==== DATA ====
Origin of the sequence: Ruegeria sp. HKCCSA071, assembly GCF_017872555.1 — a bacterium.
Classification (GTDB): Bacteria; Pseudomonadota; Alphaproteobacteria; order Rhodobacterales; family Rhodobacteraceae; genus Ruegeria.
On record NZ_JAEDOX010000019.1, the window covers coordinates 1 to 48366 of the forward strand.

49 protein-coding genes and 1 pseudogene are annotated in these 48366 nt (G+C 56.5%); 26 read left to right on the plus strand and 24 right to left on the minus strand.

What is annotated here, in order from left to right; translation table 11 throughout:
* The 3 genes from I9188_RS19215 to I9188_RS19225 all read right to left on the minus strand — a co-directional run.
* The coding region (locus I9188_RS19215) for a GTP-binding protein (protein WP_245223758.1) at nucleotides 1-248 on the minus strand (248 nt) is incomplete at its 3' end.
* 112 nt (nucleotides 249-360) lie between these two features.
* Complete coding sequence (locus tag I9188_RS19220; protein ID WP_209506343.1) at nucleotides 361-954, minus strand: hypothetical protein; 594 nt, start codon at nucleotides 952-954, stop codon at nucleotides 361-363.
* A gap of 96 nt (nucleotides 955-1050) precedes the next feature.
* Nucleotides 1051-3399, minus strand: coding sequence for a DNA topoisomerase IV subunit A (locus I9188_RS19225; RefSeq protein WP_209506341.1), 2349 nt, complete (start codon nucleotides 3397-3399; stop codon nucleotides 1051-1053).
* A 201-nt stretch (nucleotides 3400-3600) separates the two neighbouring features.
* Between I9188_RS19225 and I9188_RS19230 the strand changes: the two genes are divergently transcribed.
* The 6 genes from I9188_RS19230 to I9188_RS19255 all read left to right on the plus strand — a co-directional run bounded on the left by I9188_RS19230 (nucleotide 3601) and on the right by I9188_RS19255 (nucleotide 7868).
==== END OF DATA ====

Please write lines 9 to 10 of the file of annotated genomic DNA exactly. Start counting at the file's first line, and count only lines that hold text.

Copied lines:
* Complete coding sequence (locus tag I9188_RS19220; protein ID WP_209506343.1) at nucleotides 361-954, minus strand: hypothetical protein; 594 nt, start codon at nucleotides 952-954, stop codon at nucleotides 361-363.
* A gap of 96 nt (nucleotides 955-1050) precedes the next feature.